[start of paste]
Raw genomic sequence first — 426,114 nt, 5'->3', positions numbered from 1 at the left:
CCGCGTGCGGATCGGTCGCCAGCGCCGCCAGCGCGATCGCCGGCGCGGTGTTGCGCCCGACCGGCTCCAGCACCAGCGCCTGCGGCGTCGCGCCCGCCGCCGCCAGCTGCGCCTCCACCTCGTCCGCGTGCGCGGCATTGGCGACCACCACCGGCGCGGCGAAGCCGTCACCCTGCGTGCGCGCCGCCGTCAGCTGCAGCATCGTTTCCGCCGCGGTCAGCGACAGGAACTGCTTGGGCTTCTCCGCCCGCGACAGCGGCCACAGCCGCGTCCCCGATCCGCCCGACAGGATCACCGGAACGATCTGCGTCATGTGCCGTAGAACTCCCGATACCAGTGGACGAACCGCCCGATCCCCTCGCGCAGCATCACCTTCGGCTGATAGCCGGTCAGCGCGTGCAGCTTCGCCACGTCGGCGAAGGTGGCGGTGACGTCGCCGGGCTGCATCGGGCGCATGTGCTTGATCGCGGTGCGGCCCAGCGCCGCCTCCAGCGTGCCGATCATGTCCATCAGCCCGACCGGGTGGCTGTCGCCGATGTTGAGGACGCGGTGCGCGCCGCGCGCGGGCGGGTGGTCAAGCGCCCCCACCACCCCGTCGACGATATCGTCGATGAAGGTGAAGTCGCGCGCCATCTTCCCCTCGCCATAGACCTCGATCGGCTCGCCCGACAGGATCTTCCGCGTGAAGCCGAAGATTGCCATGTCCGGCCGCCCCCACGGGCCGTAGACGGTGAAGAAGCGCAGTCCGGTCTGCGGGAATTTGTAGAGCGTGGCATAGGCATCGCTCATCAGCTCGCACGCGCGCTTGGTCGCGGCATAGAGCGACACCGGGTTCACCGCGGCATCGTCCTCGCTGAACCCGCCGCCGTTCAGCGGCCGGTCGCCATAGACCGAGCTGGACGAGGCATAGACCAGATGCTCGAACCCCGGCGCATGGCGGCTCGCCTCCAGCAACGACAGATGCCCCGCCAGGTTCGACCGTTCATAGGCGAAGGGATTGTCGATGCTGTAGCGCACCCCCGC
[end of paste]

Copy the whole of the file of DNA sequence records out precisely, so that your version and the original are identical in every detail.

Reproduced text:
Raw genomic sequence first — 426,114 nt, 5'->3', positions numbered from 1 at the left:
CCGCGTGCGGATCGGTCGCCAGCGCCGCCAGCGCGATCGCCGGCGCGGTGTTGCGCCCGACCGGCTCCAGCACCAGCGCCTGCGGCGTCGCGCCCGCCGCCGCCAGCTGCGCCTCCACCTCGTCCGCGTGCGCGGCATTGGCGACCACCACCGGCGCGGCGAAGCCGTCACCCTGCGTGCGCGCCGCCGTCAGCTGCAGCATCGTTTCCGCCGCGGTCAGCGACAGGAACTGCTTGGGCTTCTCCGCCCGCGACAGCGGCCACAGCCGCGTCCCCGATCCGCCCGACAGGATCACCGGAACGATCTGCGTCATGTGCCGTAGAACTCCCGATACCAGTGGACGAACCGCCCGATCCCCTCGCGCAGCATCACCTTCGGCTGATAGCCGGTCAGCGCGTGCAGCTTCGCCACGTCGGCGAAGGTGGCGGTGACGTCGCCGGGCTGCATCGGGCGCATGTGCTTGATCGCGGTGCGGCCCAGCGCCGCCTCCAGCGTGCCGATCATGTCCATCAGCCCGACCGGGTGGCTGTCGCCGATGTTGAGGACGCGGTGCGCGCCGCGCGCGGGCGGGTGGTCAAGCGCCCCCACCACCCCGTCGACGATATCGTCGATGAAGGTGAAGTCGCGCGCCATCTTCCCCTCGCCATAGACCTCGATCGGCTCGCCCGACAGGATCTTCCGCGTGAAGCCGAAGATTGCCATGTCCGGCCGCCCCCACGGGCCGTAGACGGTGAAGAAGCGCAGTCCGGTCTGCGGGAATTTGTAGAGCGTGGCATAGGCATCGCTCATCAGCTCGCACGCGCGCTTGGTCGCGGCATAGAGCGACACCGGGTTCACCGCGGCATCGTCCTCGCTGAACCCGCCGCCGTTCAGCGGCCGGTCGCCATAGACCGAGCTGGACGAGGCATAGACCAGATGCTCGAACCCCGGCGCATGGCGGCTCGCCTCCAGCAACGACAGATGCCCCGCCAGGTTCGACCGTTCATAGGCGAAGGGATTGTCGATGCTGTAGCGCACCCCCGC